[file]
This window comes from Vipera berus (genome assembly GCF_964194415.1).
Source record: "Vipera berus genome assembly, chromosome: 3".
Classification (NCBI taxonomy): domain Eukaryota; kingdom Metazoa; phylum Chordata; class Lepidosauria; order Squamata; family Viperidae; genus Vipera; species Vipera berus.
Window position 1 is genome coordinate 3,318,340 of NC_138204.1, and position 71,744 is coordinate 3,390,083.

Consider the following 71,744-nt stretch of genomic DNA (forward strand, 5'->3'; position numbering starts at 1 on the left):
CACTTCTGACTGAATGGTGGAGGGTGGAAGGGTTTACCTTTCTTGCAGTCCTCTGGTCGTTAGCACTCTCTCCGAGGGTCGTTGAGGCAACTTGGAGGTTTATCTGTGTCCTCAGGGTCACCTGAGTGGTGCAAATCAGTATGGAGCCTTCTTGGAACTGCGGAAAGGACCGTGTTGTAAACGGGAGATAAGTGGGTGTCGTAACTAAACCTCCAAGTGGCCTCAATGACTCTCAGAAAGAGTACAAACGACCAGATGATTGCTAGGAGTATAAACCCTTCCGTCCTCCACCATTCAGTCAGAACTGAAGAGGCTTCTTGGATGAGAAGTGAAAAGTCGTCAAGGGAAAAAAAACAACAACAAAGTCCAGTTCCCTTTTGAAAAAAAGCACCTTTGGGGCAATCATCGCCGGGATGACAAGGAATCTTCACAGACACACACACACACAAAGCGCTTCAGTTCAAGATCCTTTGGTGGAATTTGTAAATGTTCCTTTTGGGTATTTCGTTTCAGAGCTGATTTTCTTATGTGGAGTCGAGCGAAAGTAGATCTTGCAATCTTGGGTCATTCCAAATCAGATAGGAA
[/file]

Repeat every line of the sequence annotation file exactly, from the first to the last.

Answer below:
This window comes from Vipera berus (genome assembly GCF_964194415.1).
Source record: "Vipera berus genome assembly, chromosome: 3".
Classification (NCBI taxonomy): domain Eukaryota; kingdom Metazoa; phylum Chordata; class Lepidosauria; order Squamata; family Viperidae; genus Vipera; species Vipera berus.
Window position 1 is genome coordinate 3,318,340 of NC_138204.1, and position 71,744 is coordinate 3,390,083.

Consider the following 71,744-nt stretch of genomic DNA (forward strand, 5'->3'; position numbering starts at 1 on the left):
CACTTCTGACTGAATGGTGGAGGGTGGAAGGGTTTACCTTTCTTGCAGTCCTCTGGTCGTTAGCACTCTCTCCGAGGGTCGTTGAGGCAACTTGGAGGTTTATCTGTGTCCTCAGGGTCACCTGAGTGGTGCAAATCAGTATGGAGCCTTCTTGGAACTGCGGAAAGGACCGTGTTGTAAACGGGAGATAAGTGGGTGTCGTAACTAAACCTCCAAGTGGCCTCAATGACTCTCAGAAAGAGTACAAACGACCAGATGATTGCTAGGAGTATAAACCCTTCCGTCCTCCACCATTCAGTCAGAACTGAAGAGGCTTCTTGGATGAGAAGTGAAAAGTCGTCAAGGGAAAAAAAACAACAACAAAGTCCAGTTCCCTTTTGAAAAAAAGCACCTTTGGGGCAATCATCGCCGGGATGACAAGGAATCTTCACAGACACACACACACACAAAGCGCTTCAGTTCAAGATCCTTTGGTGGAATTTGTAAATGTTCCTTTTGGGTATTTCGTTTCAGAGCTGATTTTCTTATGTGGAGTCGAGCGAAAGTAGATCTTGCAATCTTGGGTCATTCCAAATCAGATAGGAA